Astronomy and Astrophysics 10/2013; · 4.48 Impact Factor
  • Timo Asikainen, Kalevi Mursula
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    ABSTRACT: The Medium Energy Proton and Electron Detector (MEPED) instruments onboard the NOAA/POES satellites have provided a valuable long-term database of low-altitude energetic particle observations spanning from 1978 to present. Here we study the instrumental problems of the NOAA/MEPED electron detectors and present methods to correct them. It is well known that the MEPED electron detectors are contaminated by protons of certain energy range. Using the recently corrected MEPED proton fluxes, we are now able to reliably remove this contamination. Using a simple simulation model to estimate the response of the MEPED electron detectors to incoming electrons and protons, we show that efficiencies of (Space Environment Monitors) SEM-1 and SEM-2 versions of the detectors have large differences due to different detector designs. This leads to a systematic difference between the SEM-1 and SEM-2 measurements and causes a significant long-term inhomogeneity in measured MEPED electron fluxes. Using the estimated efficiencies, we remove the proton contamination and correct the electron measurements for nonideal detector efficiency. We discuss the entire 34 year time series of MEPED measurements and show that, on an average, the correction affects different energy channels and SEM-1 and SEM-2 instruments differently. Accordingly, the uncorrected electron fluxes and electron spectra are severely distorted by nonideal detector efficiency and proton contamination, and their long-term evolution is misrepresented without the correction. The present correction of the MEPED electron fluxes over the whole interval of NOAA/POES measurements covering several solar cycles is important for long-term studies of, e.g., magnetospheric dynamics, solar activity, ionospheric research, and atmospheric effects of energetic electrons.
    Journal of Geophysical Research Atmospheres 10/2013; 118:6500–6510. · 3.44 Impact Factor
  • K. Mursula, I. Virtanen
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    ABSTRACT: Aims. The heliospheric magnetic field (HMF) has long been hemispherically asymmetric so that the field in the northern hemisphere is weaker and the area larger than in the south. This asymmetry, also called the bashful ballerina, has existed during roughly three-year intervals of the late declining to minimum phase of solar cycles 16–22. We study the HMF and its hemispheric asymmetry during the exceptional solar cycle 23. Methods. We use NASA National Space Science Data Center OMNI database, which contains all solar wind and HMF observations at the Earth’s orbit, and coronal field predictions by Wilcox Solar Observatory. We present a new method to study the global hemispheric asymmetry by using the power n of the radial decrease of the radial field from the coronal source surface to 1 AU. Results. We find that the HMF is exceptional at low latitudes in solar cycle 23: while the typical latitudinal variation was attained in the north in 2008, it did not take place in the south until Spring 2009. Thus, the Rosenberg-Coleman rule is abnormally delayed or broken for the first time in 50 years. The n-values verify the clear northern dominance in cycles 21–22. However, the low-latitude observations depict a considerably smaller asymmetry in cycle 23, although Ulysses observations at high latitudes show an equally large asymmetry in 2007 and in 1994–1995. We argue that the weak low-latitude visibility of the asymmetry in cycle 23 is due to the exceptionally weak polar fields, leading to large tilt angle and a wide current sheet. Conclusions. We note that the exceptional properties of cycle 23 (weak dynamo, large tilt, small asymmetry) agree with the long-term evolution of hemispheric asymmetry viewed at the Earth. The active Sun is seen as more asymmetric at the Earth than the quiet Sun because the polar coronal holes with unipolar fields extend closer to the equator, allowing their asymmetry to be viewed even at low latitudes. We suggest that, after the period of weak activity and small asymmetry at 1 AU that started with cycle 23, the hemispheric asymmetry will again, with the increasingly active cycles, become better visible at 1 AU but the asymmetry will be oppositely oriented, including a northward shifted current sheet, and larger areas but weaker intensities in the south. Thus, the ballerina should no longer be systematically bashful for some 100–150 years.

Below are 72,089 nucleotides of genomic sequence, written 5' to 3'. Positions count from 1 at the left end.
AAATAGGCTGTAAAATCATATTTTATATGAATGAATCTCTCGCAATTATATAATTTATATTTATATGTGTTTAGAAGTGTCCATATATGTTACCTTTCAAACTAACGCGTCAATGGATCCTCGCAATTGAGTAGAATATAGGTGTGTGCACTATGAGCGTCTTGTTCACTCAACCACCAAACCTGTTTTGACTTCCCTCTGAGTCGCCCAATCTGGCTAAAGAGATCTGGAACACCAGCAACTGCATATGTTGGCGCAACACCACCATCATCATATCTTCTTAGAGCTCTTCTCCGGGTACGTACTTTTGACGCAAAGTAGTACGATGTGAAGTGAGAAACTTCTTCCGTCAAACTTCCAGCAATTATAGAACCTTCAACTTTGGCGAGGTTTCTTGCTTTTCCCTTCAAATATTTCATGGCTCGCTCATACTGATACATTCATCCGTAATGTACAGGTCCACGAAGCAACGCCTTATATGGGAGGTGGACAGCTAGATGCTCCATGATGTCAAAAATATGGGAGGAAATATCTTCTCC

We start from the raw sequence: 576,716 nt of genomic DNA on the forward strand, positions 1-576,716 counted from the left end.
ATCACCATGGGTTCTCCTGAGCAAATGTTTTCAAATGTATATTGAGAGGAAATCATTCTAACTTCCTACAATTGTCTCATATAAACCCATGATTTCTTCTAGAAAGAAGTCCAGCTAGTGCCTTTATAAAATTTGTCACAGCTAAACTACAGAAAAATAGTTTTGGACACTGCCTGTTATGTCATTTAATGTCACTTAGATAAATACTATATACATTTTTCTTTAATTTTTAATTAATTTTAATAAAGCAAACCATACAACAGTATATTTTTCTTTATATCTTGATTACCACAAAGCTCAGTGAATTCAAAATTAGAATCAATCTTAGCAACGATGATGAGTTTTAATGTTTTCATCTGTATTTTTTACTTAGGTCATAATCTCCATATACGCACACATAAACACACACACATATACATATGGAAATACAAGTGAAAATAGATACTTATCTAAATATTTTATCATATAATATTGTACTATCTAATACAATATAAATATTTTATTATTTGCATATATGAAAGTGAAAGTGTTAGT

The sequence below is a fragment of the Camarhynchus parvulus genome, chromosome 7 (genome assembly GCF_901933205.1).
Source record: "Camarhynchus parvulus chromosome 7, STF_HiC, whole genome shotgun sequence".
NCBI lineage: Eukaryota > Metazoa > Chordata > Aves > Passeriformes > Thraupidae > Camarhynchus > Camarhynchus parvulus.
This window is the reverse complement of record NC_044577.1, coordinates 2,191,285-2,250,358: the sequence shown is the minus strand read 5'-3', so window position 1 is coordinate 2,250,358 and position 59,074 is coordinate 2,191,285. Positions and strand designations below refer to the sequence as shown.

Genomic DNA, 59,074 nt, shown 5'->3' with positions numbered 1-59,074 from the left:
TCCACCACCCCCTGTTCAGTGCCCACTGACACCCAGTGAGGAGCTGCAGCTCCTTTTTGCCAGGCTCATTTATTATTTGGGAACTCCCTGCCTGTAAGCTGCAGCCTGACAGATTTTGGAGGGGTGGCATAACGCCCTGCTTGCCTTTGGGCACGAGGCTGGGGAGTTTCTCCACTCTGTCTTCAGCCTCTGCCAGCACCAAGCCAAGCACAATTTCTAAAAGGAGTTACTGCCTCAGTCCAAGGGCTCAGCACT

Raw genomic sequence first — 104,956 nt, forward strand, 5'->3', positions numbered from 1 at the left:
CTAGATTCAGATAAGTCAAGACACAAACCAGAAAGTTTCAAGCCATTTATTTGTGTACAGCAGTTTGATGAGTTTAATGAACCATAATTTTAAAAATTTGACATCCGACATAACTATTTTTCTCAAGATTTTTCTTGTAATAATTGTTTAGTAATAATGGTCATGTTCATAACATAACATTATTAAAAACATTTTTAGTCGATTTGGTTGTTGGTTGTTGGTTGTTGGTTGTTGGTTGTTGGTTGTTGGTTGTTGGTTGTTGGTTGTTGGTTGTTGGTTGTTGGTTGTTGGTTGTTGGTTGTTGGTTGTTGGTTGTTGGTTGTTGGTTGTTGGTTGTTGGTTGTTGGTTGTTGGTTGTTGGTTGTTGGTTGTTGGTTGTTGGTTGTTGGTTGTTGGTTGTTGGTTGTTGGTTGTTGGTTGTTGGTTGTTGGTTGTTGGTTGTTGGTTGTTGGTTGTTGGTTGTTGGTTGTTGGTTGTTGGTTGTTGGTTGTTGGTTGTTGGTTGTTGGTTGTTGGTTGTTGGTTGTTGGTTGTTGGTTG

Astronomy and Astrophysics 08/2013; 525(L12). · 4.48 Impact Factor
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    ABSTRACT: We present a statistical study of the performance of three methods used to predict the propagation delay of solar wind structures. These methods are based on boundary normal estimations between the Advanced Composition Explorer (ACE) spacecraft orbiting the L1 libration point and the Cluster spacecraft near the Earth's magnetopause. The boundary normal estimation methods tested are the cross product method (CP), the minimum variance analysis of the magnetic field (MVAB), and the constrained minimum variance analysis (MVAB0). The estimated delay times are compared with the observed ones to obtain a quantitative measure of each method's accuracy. Boundary normal estimations of magnetic field structures embedded in the solar wind are known to be sensitive to small-scale fluctuations. Our study uses wavelet denoising to reduce the effect of these fluctuations. The influence of wavelet denoising on the performance of the three methods is also analyzed. We find that the free parameters of the three methods have to be adapted to each event in order to obtain accurate propagation delays. We also find that by using denoising parameters optimized to each event, 88% of our database of 356 events are estimated to arrive within ±2 min from the observed time delay with MVAB, 74% with CP, and 69% with the MVAB0 method. Our results show that wavelet denoising significantly improves the predictions of the propagation time delay of solar wind discontinuities.